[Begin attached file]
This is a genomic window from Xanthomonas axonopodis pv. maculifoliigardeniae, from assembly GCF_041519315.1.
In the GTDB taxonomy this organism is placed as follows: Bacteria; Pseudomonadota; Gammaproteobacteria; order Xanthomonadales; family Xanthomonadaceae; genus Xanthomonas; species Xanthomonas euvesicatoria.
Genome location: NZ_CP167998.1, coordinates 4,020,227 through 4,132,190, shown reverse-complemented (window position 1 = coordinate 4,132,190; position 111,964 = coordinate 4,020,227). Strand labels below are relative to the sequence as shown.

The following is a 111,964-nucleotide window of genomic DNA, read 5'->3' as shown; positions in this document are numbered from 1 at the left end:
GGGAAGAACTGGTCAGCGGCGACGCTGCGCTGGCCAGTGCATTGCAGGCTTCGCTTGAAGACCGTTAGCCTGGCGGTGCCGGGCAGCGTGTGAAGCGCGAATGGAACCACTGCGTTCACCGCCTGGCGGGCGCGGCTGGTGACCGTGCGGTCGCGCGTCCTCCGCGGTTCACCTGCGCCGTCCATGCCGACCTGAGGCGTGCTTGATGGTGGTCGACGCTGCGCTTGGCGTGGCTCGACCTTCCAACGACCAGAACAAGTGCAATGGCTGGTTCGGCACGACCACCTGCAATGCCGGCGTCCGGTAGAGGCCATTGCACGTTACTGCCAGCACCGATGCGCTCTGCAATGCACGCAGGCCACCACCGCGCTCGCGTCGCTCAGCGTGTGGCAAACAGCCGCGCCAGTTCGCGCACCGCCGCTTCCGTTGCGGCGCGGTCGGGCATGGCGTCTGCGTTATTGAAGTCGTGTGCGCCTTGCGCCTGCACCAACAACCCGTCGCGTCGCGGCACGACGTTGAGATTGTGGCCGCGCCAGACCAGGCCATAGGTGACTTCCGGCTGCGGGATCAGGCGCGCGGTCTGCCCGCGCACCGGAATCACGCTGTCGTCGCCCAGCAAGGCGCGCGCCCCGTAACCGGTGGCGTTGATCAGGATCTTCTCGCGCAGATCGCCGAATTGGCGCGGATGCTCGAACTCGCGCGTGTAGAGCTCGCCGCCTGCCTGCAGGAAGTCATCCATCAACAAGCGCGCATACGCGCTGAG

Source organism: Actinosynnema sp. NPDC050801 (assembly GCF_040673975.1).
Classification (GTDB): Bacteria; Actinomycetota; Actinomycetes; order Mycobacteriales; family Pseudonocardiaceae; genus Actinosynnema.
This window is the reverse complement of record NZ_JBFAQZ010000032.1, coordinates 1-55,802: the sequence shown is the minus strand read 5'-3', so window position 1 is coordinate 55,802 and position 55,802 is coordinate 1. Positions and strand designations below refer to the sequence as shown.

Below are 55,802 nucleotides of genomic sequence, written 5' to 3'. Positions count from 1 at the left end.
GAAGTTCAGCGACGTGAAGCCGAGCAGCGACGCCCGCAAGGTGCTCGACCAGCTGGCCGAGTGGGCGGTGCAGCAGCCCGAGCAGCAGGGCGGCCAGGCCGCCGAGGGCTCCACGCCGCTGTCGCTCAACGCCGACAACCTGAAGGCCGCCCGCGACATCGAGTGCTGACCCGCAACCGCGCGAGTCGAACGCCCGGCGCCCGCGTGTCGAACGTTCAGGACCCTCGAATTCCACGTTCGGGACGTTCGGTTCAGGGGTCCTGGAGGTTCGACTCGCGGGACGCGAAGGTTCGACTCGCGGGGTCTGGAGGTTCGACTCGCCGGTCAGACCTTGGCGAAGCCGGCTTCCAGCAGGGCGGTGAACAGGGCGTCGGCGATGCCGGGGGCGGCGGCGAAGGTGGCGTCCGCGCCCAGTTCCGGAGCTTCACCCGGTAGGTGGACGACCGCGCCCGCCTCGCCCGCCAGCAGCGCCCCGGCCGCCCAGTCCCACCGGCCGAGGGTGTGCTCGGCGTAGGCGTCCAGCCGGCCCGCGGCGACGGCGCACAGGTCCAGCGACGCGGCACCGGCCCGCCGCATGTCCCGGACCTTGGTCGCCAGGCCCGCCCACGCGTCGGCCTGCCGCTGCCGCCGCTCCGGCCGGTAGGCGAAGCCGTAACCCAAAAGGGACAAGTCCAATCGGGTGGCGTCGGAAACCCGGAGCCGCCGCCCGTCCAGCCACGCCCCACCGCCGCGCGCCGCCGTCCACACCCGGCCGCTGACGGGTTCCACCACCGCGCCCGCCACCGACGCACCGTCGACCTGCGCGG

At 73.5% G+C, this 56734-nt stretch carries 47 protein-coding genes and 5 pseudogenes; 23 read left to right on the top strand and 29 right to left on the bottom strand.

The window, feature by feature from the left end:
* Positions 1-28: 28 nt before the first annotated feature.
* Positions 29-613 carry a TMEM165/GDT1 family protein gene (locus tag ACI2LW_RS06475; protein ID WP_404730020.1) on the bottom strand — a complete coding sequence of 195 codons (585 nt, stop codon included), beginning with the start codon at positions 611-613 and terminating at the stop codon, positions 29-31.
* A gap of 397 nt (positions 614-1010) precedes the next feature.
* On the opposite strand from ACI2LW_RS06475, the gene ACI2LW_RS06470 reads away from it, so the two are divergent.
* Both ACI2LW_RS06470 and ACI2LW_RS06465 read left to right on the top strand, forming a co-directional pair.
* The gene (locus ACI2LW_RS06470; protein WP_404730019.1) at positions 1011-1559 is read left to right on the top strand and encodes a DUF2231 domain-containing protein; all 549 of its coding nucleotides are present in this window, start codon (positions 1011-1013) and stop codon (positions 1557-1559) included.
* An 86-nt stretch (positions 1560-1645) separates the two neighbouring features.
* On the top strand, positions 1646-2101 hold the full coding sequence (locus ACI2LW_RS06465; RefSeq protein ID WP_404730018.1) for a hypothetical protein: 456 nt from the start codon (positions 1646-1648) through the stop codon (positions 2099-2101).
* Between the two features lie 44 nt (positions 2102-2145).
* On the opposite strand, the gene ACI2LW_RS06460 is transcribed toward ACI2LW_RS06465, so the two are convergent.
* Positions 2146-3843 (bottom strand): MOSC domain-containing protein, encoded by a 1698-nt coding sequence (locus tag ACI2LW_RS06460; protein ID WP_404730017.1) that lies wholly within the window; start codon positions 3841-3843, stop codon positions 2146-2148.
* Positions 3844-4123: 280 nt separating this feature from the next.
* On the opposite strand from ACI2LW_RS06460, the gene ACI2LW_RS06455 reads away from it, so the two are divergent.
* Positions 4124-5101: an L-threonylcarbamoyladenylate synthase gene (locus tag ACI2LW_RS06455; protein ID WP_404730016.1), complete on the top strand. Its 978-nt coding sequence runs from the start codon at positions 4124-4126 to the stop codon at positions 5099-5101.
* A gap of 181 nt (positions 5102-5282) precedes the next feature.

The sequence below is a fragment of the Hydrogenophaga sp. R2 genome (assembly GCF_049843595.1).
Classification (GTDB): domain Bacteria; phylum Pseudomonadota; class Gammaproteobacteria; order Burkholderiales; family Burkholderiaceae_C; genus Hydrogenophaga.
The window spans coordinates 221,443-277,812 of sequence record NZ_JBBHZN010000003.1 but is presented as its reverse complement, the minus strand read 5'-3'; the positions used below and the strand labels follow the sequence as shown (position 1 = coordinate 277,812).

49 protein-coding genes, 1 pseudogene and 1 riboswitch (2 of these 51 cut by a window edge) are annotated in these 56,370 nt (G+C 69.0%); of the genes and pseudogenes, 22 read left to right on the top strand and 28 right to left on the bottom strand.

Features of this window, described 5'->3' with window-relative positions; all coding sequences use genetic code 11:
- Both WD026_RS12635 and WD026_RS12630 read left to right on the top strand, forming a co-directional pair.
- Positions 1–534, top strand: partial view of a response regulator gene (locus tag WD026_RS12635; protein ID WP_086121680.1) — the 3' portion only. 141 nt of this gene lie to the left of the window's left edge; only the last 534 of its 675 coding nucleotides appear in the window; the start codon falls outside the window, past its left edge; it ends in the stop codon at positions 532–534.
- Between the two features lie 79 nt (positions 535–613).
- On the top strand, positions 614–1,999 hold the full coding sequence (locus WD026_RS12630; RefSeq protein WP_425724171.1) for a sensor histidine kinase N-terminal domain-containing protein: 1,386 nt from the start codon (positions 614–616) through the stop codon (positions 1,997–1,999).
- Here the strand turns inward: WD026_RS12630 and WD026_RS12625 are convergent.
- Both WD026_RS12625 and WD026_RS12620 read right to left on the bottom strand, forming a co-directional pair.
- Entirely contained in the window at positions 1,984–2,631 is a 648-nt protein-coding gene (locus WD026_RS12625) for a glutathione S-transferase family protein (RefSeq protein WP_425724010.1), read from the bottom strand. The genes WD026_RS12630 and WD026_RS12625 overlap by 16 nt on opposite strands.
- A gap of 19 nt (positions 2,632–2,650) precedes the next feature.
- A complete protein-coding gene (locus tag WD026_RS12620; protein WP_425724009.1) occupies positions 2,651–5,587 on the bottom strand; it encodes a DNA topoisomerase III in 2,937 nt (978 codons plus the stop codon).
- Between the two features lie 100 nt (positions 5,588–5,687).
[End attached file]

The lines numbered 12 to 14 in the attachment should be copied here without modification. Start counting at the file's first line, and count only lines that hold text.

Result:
The window, feature by feature from the left end:
* Positions 1-28: 28 nt before the first annotated feature.
* Positions 29-613 carry a TMEM165/GDT1 family protein gene (locus tag ACI2LW_RS06475; protein ID WP_404730020.1) on the bottom strand — a complete coding sequence of 195 codons (585 nt, stop codon included), beginning with the start codon at positions 611-613 and terminating at the stop codon, positions 29-31.